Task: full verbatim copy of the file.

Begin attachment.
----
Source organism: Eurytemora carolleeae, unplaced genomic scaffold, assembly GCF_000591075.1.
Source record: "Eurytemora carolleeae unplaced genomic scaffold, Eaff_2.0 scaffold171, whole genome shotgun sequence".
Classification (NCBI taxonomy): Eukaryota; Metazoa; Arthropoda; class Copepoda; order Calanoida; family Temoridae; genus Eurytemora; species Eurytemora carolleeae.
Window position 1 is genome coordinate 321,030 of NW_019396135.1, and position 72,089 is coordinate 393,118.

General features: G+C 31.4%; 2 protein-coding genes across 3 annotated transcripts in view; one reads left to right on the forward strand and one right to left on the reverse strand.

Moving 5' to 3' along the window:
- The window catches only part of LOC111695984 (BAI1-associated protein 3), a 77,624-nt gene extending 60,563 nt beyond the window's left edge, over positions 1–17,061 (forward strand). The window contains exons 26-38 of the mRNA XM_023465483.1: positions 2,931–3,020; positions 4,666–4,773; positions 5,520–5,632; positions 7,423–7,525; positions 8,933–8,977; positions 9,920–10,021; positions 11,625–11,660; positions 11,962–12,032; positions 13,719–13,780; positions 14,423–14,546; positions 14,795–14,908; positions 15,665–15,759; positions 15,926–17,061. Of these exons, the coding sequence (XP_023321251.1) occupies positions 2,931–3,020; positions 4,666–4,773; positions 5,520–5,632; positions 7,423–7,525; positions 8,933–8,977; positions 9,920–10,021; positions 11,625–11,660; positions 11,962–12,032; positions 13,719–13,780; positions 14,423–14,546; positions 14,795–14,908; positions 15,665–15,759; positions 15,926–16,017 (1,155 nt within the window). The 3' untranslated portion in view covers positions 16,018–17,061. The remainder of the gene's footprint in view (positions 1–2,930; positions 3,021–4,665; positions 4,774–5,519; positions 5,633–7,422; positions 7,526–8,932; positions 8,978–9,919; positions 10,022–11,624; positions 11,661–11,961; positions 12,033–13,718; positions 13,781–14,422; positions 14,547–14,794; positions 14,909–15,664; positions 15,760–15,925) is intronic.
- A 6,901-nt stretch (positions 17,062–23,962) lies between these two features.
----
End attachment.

Source organism: Eurytemora carolleeae, unplaced genomic scaffold, assembly GCF_000591075.1.
Source record: "Eurytemora carolleeae unplaced genomic scaffold, Eaff_2.0 scaffold171, whole genome shotgun sequence".
Classification (NCBI taxonomy): Eukaryota; Metazoa; Arthropoda; class Copepoda; order Calanoida; family Temoridae; genus Eurytemora; species Eurytemora carolleeae.
Window position 1 is genome coordinate 321,030 of NW_019396135.1, and position 72,089 is coordinate 393,118.

General features: G+C 31.4%; 2 protein-coding genes across 3 annotated transcripts in view; one reads left to right on the forward strand and one right to left on the reverse strand.

Moving 5' to 3' along the window:
- The window catches only part of LOC111695984 (BAI1-associated protein 3), a 77,624-nt gene extending 60,563 nt beyond the window's left edge, over positions 1–17,061 (forward strand). The window contains exons 26-38 of the mRNA XM_023465483.1: positions 2,931–3,020; positions 4,666–4,773; positions 5,520–5,632; positions 7,423–7,525; positions 8,933–8,977; positions 9,920–10,021; positions 11,625–11,660; positions 11,962–12,032; positions 13,719–13,780; positions 14,423–14,546; positions 14,795–14,908; positions 15,665–15,759; positions 15,926–17,061. Of these exons, the coding sequence (XP_023321251.1) occupies positions 2,931–3,020; positions 4,666–4,773; positions 5,520–5,632; positions 7,423–7,525; positions 8,933–8,977; positions 9,920–10,021; positions 11,625–11,660; positions 11,962–12,032; positions 13,719–13,780; positions 14,423–14,546; positions 14,795–14,908; positions 15,665–15,759; positions 15,926–16,017 (1,155 nt within the window). The 3' untranslated portion in view covers positions 16,018–17,061. The remainder of the gene's footprint in view (positions 1–2,930; positions 3,021–4,665; positions 4,774–5,519; positions 5,633–7,422; positions 7,526–8,932; positions 8,978–9,919; positions 10,022–11,624; positions 11,661–11,961; positions 12,033–13,718; positions 13,781–14,422; positions 14,547–14,794; positions 14,909–15,664; positions 15,760–15,925) is intronic.
- A 6,901-nt stretch (positions 17,062–23,962) lies between these two features.